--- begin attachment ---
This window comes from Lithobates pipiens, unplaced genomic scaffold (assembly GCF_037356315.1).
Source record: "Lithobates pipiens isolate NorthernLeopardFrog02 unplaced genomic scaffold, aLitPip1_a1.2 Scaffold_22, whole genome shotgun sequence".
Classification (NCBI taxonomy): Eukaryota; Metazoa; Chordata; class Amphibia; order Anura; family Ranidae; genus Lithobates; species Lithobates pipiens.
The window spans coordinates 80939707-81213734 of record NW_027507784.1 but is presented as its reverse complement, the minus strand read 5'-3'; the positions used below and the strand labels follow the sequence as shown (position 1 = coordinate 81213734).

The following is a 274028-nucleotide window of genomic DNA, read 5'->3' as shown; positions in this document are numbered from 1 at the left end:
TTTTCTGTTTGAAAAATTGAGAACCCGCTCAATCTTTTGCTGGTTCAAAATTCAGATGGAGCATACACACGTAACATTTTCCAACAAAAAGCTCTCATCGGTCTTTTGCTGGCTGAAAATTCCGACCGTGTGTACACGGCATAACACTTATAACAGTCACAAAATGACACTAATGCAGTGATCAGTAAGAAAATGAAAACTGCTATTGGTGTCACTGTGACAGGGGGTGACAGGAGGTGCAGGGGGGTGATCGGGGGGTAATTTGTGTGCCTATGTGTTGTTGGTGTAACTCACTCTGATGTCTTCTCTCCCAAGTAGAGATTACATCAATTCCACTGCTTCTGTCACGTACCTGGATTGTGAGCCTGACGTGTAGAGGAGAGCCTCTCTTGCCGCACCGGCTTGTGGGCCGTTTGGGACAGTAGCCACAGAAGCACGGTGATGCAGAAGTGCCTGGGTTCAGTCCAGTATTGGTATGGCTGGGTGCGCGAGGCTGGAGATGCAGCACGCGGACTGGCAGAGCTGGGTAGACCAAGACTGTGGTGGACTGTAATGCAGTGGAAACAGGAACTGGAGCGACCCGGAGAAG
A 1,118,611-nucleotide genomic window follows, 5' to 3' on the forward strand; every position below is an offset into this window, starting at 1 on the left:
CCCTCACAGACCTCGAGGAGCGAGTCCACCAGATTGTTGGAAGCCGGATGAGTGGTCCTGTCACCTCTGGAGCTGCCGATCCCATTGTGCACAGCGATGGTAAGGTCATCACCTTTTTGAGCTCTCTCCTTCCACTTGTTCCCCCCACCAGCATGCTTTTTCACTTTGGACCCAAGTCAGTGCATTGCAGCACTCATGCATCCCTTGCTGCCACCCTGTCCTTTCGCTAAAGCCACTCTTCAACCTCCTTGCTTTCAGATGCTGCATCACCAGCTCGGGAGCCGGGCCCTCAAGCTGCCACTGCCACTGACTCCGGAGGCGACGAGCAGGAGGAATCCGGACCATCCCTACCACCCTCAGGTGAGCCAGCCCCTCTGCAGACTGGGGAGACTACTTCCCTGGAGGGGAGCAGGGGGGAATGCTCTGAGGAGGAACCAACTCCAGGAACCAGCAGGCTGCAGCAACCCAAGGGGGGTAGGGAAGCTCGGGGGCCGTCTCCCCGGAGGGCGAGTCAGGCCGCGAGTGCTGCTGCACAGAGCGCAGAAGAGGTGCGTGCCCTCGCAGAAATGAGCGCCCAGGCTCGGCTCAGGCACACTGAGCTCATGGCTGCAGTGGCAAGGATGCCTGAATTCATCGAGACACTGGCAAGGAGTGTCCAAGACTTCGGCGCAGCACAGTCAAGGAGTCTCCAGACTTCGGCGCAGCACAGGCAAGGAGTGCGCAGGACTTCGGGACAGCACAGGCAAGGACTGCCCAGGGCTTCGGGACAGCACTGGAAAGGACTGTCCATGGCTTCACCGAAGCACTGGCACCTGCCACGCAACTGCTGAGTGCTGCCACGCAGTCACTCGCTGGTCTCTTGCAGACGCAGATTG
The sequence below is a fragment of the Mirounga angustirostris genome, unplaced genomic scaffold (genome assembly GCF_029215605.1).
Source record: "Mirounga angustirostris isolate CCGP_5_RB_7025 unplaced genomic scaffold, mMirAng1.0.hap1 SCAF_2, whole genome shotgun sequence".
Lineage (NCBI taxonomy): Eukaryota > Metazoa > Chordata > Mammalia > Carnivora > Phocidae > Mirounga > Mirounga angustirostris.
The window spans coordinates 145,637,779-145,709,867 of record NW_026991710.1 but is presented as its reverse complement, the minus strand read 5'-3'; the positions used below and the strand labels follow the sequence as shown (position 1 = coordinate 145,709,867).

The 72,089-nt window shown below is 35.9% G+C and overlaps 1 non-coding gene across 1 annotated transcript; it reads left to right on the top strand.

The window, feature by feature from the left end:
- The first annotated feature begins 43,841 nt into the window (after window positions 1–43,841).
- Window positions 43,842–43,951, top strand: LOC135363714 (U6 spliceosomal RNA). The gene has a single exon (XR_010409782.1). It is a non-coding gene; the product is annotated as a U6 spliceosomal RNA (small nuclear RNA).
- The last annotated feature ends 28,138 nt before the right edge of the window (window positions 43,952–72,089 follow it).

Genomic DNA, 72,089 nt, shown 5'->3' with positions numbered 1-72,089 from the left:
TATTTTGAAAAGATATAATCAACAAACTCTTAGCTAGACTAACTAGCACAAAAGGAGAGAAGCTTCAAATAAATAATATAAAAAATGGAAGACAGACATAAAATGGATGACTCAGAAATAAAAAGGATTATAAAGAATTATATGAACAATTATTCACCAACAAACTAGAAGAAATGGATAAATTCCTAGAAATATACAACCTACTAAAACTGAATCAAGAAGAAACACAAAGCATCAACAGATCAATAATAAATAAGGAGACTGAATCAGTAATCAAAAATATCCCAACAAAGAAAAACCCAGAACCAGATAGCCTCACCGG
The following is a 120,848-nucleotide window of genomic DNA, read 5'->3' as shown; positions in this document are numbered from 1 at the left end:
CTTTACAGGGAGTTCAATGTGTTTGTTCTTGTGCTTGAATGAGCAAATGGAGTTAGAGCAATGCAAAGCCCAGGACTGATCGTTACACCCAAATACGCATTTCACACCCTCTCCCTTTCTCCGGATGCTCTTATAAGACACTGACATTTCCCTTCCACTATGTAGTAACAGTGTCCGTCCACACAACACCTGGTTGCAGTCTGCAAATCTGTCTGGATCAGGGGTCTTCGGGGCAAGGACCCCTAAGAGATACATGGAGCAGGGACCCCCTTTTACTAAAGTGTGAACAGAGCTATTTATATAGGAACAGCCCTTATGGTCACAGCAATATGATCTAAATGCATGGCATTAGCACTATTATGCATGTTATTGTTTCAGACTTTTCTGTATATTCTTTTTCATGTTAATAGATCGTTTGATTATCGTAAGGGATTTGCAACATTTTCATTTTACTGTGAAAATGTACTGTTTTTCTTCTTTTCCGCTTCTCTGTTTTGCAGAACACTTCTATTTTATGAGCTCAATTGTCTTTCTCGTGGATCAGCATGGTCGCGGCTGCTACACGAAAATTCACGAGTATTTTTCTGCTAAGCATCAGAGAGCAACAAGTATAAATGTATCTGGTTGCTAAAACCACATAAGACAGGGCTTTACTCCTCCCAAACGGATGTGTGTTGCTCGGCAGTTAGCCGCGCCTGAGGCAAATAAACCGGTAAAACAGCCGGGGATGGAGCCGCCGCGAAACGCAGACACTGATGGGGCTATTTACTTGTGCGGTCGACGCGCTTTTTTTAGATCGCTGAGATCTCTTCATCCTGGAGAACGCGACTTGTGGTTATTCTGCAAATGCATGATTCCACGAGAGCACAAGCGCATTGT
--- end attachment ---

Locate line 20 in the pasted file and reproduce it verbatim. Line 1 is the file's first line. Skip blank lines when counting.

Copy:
The following is a 120,848-nucleotide window of genomic DNA, read 5'->3' as shown; positions in this document are numbered from 1 at the left end: